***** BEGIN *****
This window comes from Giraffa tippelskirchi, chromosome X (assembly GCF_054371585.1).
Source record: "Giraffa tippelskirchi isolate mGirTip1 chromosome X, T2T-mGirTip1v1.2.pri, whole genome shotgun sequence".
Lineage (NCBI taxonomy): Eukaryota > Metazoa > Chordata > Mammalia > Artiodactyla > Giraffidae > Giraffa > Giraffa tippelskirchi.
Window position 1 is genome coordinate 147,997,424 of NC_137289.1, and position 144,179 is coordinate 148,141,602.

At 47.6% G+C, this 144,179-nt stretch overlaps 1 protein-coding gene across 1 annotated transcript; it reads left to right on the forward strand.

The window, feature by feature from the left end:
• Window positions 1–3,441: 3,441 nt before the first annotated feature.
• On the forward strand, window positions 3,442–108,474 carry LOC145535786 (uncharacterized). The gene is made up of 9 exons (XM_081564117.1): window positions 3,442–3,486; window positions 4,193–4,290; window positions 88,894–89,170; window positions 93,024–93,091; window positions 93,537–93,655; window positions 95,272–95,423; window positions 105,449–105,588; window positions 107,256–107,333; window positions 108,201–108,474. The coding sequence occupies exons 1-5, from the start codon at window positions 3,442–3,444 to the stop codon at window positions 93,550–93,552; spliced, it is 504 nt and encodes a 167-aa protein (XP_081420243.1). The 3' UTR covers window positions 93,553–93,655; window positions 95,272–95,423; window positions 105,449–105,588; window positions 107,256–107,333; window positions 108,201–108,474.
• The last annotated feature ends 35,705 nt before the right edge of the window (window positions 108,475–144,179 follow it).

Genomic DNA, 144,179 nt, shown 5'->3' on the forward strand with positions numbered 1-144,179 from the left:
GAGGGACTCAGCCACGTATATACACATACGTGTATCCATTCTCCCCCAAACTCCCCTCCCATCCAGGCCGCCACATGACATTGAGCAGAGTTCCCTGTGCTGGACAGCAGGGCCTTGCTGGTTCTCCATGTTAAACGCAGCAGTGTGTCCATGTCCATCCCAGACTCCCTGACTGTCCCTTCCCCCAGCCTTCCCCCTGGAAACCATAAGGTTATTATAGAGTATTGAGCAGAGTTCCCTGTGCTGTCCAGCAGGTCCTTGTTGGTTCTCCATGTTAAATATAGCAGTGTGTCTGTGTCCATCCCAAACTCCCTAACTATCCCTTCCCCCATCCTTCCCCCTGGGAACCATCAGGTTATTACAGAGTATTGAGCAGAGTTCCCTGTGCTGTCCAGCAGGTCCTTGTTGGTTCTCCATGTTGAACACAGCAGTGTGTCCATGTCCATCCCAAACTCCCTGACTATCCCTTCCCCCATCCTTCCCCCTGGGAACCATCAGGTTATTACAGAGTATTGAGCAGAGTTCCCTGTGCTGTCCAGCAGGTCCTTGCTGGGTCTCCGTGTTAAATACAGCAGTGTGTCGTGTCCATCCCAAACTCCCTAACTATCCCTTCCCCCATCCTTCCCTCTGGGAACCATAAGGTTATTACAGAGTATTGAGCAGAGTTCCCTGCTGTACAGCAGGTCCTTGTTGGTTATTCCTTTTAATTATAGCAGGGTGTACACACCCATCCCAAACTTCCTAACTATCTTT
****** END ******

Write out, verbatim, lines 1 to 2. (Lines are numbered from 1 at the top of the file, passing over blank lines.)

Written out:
This window comes from Giraffa tippelskirchi, chromosome X (assembly GCF_054371585.1).
Source record: "Giraffa tippelskirchi isolate mGirTip1 chromosome X, T2T-mGirTip1v1.2.pri, whole genome shotgun sequence".